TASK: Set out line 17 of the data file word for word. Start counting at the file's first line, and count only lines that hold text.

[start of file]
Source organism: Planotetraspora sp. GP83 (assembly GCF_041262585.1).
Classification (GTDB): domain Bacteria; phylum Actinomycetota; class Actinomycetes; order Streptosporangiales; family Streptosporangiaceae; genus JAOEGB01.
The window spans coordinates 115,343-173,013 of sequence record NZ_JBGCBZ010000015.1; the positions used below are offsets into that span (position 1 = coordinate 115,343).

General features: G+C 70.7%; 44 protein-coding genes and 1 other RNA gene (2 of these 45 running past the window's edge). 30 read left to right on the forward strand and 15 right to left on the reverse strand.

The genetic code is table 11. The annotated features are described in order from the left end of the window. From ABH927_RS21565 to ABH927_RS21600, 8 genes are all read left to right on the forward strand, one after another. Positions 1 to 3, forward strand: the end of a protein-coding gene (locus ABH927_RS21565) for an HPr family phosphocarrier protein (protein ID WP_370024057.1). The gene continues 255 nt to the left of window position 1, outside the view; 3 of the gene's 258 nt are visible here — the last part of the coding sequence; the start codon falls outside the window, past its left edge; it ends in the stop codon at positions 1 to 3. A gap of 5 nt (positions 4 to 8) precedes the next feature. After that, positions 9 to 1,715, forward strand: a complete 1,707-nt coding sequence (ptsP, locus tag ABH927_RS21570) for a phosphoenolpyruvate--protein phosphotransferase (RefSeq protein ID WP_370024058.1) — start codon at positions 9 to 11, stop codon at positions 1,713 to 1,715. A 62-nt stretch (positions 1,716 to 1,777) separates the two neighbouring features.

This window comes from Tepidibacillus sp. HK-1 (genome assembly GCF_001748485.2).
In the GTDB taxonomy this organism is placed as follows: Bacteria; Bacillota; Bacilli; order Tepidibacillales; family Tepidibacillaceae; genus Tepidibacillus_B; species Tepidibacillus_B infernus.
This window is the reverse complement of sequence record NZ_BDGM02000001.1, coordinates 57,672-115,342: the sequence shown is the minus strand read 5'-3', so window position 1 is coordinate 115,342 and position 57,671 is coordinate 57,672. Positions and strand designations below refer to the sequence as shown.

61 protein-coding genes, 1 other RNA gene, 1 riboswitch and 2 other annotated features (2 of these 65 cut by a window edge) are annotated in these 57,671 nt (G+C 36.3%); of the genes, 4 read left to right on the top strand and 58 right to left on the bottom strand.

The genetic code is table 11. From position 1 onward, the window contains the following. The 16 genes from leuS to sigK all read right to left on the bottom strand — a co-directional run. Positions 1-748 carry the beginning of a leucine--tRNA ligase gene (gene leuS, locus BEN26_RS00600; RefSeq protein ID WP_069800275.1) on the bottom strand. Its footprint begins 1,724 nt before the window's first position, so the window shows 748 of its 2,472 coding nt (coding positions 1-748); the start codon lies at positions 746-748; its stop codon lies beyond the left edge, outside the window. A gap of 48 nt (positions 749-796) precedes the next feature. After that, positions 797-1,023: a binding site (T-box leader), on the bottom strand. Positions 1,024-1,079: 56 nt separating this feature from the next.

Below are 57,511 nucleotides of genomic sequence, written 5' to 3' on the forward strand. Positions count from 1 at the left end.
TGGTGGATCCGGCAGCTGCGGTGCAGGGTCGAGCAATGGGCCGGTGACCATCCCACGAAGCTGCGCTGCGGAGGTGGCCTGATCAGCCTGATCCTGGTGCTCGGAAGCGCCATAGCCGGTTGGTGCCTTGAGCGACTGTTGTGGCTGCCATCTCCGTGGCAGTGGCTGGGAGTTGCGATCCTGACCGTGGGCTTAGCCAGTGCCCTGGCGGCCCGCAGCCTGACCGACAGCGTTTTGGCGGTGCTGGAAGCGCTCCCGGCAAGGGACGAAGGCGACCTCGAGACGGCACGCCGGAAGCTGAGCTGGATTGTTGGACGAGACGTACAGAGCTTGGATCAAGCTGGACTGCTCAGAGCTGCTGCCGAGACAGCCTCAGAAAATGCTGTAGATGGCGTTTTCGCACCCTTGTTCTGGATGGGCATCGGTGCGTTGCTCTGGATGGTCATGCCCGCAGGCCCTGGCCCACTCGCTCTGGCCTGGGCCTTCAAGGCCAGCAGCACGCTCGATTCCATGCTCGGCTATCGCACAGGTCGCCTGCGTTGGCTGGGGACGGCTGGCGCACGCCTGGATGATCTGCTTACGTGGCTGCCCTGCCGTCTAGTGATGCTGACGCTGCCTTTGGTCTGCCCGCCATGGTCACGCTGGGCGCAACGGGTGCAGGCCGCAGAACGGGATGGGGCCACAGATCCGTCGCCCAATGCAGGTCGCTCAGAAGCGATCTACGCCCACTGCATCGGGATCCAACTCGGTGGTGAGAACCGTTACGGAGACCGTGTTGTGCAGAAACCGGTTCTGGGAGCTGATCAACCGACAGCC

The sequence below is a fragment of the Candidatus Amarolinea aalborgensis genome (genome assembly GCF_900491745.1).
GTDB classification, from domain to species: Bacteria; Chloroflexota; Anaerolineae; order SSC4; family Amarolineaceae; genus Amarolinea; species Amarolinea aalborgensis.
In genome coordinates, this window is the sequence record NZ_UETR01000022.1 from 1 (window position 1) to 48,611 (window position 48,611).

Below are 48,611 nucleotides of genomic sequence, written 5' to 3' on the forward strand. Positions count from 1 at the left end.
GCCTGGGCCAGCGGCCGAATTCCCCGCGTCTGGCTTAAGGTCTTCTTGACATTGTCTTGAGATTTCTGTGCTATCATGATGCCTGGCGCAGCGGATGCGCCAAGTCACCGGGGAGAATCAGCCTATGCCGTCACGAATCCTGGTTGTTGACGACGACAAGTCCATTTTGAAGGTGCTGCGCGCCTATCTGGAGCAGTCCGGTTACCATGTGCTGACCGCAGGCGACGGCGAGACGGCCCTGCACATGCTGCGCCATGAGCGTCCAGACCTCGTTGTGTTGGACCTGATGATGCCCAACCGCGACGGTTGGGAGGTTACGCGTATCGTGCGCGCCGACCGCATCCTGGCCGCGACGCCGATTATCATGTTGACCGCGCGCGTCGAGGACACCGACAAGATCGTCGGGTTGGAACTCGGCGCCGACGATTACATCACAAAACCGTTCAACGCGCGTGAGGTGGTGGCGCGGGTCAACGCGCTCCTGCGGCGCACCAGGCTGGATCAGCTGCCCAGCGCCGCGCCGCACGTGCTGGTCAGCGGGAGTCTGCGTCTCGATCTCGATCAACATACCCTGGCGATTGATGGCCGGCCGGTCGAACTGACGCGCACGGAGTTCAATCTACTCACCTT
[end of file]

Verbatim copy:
GCCTGGGCCAGCGGCCGAATTCCCCGCGTCTGGCTTAAGGTCTTCTTGACATTGTCTTGAGATTTCTGTGCTATCATGATGCCTGGCGCAGCGGATGCGCCAAGTCACCGGGGAGAATCAGCCTATGCCGTCACGAATCCTGGTTGTTGACGACGACAAGTCCATTTTGAAGGTGCTGCGCGCCTATCTGGAGCAGTCCGGTTACCATGTGCTGACCGCAGGCGACGGCGAGACGGCCCTGCACATGCTGCGCCATGAGCGTCCAGACCTCGTTGTGTTGGACCTGATGATGCCCAACCGCGACGGTTGGGAGGTTACGCGTATCGTGCGCGCCGACCGCATCCTGGCCGCGACGCCGATTATCATGTTGACCGCGCGCGTCGAGGACACCGACAAGATCGTCGGGTTGGAACTCGGCGCCGACGATTACATCACAAAACCGTTCAACGCGCGTGAGGTGGTGGCGCGGGTCAACGCGCTCCTGCGGCGCACCAGGCTGGATCAGCTGCCCAGCGCCGCGCCGCACGTGCTGGTCAGCGGGAGTCTGCGTCTCGATCTCGATCAACATACCCTGGCGATTGATGGCCGGCCGGTCGAACTGACGCGCACGGAGTTCAATCTACTCACCTT